Please count me among those who hope you’ll apply for and use what aid you are available for — surely SNAP?

  4. Rita says:

    I am at a loss here. I live in Indiana and I thought for sure with support of family and new friends you would be able to find a job. Especially if you attend church the group will over time try to look out for their own and help you with a job. I have often thought I’d work at a Speedway gas station if I really needed work. Not forever but until I could find something else. They seem to always have a Help Wanted sign. Also, Starbucks is well known for it’s benefits. Even if the pay is not great it is a starting place. I’ll keep you in my prayers and did get a little stray kitten recently so I might need one of those cute beds for it for Christmas. Many prayers.

  5. iyouth says:

    Teach on an Indian Reservation. They have housing and save every penny to look for better job opportunites later. Some places are really nice. Sorry that things are not working out.

  6. Lynn says:

    There is no point in questioning your decision. Done is done. Your best source of help is your family and it has to be easier for them with you there. I do agree with “s”–if you have not applied for public assistance, you must. It’s not much, but better than nothing, and Medicaid comes with it, plus a boost on the subsidized housing list (and if you are not on that, apply there, too). You can always say “no thanks” when a place comes along, or return a check if you found a great job and don’t think you need it any more, but being on aid gives you priority for other things.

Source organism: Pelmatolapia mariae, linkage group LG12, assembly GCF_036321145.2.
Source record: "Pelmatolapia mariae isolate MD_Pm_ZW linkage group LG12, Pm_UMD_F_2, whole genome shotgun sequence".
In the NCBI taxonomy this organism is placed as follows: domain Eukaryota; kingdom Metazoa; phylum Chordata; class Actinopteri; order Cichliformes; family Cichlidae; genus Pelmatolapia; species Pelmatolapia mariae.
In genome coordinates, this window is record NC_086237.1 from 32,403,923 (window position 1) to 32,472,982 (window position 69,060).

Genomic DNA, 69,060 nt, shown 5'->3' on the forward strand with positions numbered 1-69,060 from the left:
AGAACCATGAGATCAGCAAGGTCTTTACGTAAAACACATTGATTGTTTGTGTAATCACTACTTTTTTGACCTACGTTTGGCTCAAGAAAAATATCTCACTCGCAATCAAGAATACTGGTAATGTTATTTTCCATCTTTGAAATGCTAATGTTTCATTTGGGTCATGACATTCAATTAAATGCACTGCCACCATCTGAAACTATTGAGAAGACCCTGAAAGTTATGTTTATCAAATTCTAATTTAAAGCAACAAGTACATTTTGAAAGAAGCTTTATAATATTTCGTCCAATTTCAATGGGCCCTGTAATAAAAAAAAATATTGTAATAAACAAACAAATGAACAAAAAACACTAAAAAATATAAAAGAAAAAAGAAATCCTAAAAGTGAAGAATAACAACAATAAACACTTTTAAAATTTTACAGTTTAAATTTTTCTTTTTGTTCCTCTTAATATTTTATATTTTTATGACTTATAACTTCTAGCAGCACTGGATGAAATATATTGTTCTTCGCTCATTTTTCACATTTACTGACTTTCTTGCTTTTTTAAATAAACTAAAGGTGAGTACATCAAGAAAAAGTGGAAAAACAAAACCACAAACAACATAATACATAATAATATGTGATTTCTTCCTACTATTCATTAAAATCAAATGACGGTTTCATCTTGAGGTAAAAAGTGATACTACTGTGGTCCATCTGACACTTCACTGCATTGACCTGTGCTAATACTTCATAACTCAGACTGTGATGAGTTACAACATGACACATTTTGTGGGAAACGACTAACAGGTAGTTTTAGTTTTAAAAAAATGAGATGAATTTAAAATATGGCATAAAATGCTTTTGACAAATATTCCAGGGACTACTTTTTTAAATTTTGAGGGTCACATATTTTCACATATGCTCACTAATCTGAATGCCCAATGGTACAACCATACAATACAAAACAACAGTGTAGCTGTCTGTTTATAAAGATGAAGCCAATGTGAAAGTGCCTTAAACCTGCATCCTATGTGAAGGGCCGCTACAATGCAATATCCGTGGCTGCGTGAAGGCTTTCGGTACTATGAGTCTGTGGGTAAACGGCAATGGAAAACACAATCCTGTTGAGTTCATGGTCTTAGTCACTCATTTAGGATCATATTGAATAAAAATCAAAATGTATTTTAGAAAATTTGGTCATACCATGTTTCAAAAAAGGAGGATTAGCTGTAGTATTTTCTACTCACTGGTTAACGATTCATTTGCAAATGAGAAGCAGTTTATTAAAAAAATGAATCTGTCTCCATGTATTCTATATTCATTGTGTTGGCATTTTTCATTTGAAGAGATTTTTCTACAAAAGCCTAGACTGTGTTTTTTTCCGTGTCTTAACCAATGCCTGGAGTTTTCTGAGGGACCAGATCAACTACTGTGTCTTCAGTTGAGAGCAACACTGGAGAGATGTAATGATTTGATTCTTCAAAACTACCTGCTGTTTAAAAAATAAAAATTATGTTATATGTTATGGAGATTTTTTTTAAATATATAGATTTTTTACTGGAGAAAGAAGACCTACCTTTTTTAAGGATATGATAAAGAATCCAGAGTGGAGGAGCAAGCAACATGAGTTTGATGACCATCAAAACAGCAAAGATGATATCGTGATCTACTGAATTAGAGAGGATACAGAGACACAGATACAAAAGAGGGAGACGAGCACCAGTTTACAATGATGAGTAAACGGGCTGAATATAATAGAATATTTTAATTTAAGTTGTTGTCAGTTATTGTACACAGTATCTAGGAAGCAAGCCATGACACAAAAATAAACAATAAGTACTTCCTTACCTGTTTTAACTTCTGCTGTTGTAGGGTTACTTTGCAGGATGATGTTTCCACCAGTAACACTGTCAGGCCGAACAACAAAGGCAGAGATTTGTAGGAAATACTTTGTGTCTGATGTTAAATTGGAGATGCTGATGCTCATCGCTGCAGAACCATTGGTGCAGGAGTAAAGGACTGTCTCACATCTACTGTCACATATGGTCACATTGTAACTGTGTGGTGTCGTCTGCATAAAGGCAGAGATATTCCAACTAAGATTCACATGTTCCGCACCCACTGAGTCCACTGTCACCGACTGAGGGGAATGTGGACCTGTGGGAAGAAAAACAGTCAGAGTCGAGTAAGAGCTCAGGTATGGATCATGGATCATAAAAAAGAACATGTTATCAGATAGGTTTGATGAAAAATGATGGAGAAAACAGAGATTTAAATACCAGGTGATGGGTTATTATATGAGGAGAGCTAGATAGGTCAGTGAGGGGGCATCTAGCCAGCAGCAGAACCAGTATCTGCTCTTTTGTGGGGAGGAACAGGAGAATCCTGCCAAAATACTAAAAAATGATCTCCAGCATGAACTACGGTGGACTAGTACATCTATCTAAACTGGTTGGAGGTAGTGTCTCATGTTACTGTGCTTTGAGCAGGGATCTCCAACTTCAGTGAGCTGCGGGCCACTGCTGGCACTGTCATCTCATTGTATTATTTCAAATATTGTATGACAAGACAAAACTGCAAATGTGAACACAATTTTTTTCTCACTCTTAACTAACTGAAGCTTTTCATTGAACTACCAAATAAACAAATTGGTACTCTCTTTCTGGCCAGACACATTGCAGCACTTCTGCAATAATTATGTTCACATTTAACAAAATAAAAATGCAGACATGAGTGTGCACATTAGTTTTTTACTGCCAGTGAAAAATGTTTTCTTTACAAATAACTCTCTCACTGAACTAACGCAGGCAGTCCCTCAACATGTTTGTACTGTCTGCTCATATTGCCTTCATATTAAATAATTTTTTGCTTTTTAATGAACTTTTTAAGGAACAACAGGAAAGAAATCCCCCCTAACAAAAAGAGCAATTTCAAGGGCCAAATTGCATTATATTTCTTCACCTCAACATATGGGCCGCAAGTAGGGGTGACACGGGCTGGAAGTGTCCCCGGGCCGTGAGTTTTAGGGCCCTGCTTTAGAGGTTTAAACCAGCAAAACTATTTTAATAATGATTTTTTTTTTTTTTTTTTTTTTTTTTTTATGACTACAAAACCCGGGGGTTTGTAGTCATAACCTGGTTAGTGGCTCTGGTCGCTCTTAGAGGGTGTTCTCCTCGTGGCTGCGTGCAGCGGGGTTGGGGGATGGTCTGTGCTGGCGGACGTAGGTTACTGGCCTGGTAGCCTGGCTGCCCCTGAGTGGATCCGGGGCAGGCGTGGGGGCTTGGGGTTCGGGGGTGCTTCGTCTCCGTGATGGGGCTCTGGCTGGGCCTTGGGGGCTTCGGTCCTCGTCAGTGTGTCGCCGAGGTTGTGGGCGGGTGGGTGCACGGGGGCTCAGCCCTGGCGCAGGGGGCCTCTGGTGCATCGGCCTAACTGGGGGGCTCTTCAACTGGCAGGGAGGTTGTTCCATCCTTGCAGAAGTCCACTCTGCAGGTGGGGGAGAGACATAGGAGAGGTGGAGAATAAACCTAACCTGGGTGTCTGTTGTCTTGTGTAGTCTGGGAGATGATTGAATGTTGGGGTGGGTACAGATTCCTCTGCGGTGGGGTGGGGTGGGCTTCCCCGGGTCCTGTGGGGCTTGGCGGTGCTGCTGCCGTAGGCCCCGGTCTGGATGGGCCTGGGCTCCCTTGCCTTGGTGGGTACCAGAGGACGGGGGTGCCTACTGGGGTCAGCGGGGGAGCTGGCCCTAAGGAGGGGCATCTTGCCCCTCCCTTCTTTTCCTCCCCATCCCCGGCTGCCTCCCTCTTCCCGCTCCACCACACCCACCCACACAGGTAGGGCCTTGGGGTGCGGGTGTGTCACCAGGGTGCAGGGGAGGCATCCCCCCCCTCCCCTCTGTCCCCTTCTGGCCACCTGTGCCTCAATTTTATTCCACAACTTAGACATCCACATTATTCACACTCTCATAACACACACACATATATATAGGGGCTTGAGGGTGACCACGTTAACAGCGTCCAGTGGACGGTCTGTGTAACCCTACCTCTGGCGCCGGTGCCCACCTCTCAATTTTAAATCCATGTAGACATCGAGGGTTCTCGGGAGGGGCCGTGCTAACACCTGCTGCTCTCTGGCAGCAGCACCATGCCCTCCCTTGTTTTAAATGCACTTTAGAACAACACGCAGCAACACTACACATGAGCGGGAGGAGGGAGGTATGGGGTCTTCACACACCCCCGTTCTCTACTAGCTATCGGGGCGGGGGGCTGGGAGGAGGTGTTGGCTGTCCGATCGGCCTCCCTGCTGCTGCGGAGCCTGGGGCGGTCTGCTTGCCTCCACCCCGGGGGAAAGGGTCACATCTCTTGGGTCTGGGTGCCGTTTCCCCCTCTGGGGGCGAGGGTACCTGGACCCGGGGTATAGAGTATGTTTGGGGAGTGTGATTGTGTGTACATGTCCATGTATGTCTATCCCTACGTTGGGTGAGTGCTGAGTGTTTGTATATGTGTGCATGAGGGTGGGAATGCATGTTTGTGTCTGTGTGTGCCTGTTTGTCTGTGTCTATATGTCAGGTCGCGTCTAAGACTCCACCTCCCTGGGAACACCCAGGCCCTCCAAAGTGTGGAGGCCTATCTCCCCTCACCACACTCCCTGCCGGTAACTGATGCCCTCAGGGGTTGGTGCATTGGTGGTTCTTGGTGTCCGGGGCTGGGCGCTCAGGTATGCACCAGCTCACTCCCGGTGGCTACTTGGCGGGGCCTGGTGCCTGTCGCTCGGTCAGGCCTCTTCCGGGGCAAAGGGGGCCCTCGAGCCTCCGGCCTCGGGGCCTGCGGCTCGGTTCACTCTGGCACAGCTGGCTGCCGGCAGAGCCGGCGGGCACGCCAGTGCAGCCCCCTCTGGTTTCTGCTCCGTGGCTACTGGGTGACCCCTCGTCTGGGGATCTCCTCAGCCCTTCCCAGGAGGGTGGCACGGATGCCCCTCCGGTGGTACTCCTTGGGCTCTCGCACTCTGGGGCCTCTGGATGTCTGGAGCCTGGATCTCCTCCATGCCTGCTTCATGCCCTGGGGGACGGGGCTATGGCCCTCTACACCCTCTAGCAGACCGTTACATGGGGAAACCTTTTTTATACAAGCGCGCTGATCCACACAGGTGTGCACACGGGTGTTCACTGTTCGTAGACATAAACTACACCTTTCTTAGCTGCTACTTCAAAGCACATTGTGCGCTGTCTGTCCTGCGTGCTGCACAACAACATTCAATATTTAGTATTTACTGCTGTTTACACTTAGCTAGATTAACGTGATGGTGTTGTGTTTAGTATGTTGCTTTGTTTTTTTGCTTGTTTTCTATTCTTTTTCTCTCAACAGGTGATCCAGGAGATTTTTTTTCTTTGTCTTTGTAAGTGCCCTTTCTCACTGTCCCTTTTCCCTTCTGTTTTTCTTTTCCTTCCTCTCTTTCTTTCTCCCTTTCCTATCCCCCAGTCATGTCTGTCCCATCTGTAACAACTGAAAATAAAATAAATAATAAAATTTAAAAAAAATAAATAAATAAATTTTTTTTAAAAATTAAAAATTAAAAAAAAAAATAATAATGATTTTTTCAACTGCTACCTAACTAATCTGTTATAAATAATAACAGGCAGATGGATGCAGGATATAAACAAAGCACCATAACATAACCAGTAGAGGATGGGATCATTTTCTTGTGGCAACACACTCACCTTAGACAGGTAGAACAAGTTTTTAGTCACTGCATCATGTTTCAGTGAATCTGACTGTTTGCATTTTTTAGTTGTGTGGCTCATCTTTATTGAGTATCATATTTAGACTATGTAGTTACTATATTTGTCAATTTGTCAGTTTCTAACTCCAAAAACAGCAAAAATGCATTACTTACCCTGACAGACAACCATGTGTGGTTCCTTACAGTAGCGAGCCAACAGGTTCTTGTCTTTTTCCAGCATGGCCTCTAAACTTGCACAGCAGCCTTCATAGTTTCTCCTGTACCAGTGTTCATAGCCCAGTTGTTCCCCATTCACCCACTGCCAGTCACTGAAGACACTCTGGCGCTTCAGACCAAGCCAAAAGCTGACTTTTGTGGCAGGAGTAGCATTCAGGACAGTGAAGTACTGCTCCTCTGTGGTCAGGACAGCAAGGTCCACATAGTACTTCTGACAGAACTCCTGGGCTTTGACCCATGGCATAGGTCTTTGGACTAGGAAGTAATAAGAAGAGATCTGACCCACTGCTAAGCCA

7. julia says:

    For awhile, I’ve been wondering if you have any regrets about making the move or if you wish, somehow, you could return to California. Granted you had to come up with rent each month, you always managed to do so. And while I know you were all ready to get out of the trailer, do you have more space and privacy in your current living quarters?

    • boxcarkids says:

      Not really (4 of us are in one already cluttered room) and the loss of autonomy and control over our living space is one of the most difficult things for me. I have always been very independent and self-reliant and it pains me to impose. And this was meant to be short term but there is no end in sight.

  8. s says:

    Maybe I am misremembering but I seem to recall that you did not want to apply for government aid. Please reconsider this if you have not already. It is there for people in your situation and there is NO SHAME in collecting from a system you have paid into for years. Also, the clothing items on your etsy site look great.

    I am very sorry to hear that you’re having a difficult time. Best wishes.

  9. Celeste says:

    Leaving was good. It needed to happen. You couldn’t be sure you could keep your family safe if you’d stayed. Life under a bridge is no place for women or children. You did the right thing to spare them that trauma.

    Right now you have shelter and food. There are new stresses, that’s true. What it will take is a good job, and those are hard to find…especially where you are right now. If you could find one in another place, would you have the option to let the kids stay with family while you got settled? Would you be able to give up the farm idea for now? I’m just thinking out loud here. I do feel for you. I think most people would be crushed emotionally by the experience you’ve had. It’s one thing when it’s just yourself, but you have the kids. That makes it infinitely harder.

    I’m sorry for the hard times.

    • julia says:

      You wouldn’t ever have ended up under a bridge; I’d have driven to CA and hauled you all up to my house before that happened – I mean, if you would have allowed it.